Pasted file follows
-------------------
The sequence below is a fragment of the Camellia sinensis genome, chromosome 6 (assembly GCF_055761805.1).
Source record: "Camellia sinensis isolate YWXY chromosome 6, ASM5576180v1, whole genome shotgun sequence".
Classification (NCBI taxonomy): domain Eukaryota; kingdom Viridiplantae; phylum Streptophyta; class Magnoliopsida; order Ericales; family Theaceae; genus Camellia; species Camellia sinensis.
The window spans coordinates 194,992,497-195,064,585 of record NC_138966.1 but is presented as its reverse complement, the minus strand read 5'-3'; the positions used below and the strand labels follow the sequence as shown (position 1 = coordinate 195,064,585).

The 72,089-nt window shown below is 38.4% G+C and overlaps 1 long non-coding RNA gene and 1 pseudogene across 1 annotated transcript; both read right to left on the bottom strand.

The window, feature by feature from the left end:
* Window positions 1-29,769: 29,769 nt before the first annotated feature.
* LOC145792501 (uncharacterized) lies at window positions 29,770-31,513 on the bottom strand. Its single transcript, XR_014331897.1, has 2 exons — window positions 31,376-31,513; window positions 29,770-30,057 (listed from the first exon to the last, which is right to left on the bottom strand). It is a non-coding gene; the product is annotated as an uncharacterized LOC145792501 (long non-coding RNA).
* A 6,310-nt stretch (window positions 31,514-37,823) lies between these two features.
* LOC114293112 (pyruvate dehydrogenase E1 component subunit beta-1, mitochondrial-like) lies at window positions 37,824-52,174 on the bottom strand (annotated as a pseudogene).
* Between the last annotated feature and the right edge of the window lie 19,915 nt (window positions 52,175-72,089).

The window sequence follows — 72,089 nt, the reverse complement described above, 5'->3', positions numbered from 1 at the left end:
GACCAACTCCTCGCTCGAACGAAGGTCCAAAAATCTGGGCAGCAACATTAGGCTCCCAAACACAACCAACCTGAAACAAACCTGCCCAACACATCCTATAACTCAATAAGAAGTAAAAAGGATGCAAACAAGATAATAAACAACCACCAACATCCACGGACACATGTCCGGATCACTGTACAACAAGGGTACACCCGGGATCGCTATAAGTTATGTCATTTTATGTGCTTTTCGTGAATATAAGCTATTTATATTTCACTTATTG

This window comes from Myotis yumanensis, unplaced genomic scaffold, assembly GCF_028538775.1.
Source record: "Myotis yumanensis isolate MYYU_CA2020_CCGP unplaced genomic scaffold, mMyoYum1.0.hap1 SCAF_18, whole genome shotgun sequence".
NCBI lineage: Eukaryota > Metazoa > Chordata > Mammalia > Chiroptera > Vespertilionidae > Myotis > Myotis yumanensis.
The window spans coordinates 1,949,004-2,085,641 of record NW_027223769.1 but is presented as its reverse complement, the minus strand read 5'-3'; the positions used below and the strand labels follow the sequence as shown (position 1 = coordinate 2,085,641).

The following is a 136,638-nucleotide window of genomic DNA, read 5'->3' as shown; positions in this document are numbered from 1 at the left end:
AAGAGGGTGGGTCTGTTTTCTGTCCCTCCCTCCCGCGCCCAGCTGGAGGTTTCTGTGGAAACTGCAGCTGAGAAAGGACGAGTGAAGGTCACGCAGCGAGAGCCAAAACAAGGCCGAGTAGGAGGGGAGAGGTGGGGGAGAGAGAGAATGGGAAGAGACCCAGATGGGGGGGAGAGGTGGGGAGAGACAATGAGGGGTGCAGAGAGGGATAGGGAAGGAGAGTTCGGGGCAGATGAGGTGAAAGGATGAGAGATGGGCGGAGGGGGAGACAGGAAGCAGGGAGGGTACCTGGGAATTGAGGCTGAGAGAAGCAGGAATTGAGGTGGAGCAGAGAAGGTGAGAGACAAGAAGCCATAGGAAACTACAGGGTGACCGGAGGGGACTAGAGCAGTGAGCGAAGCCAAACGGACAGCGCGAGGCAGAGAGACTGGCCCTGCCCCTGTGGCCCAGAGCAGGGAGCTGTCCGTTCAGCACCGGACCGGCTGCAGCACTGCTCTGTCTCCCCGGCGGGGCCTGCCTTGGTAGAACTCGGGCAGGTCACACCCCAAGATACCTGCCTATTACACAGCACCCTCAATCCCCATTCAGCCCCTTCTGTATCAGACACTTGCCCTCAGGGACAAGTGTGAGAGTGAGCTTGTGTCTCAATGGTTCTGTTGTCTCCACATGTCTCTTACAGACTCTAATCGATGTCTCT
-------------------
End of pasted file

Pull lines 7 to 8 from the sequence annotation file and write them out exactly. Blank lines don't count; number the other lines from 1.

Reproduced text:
* Window positions 1-29,769: 29,769 nt before the first annotated feature.
* LOC145792501 (uncharacterized) lies at window positions 29,770-31,513 on the bottom strand. Its single transcript, XR_014331897.1, has 2 exons — window positions 31,376-31,513; window positions 29,770-30,057 (listed from the first exon to the last, which is right to left on the bottom strand). It is a non-coding gene; the product is annotated as an uncharacterized LOC145792501 (long non-coding RNA).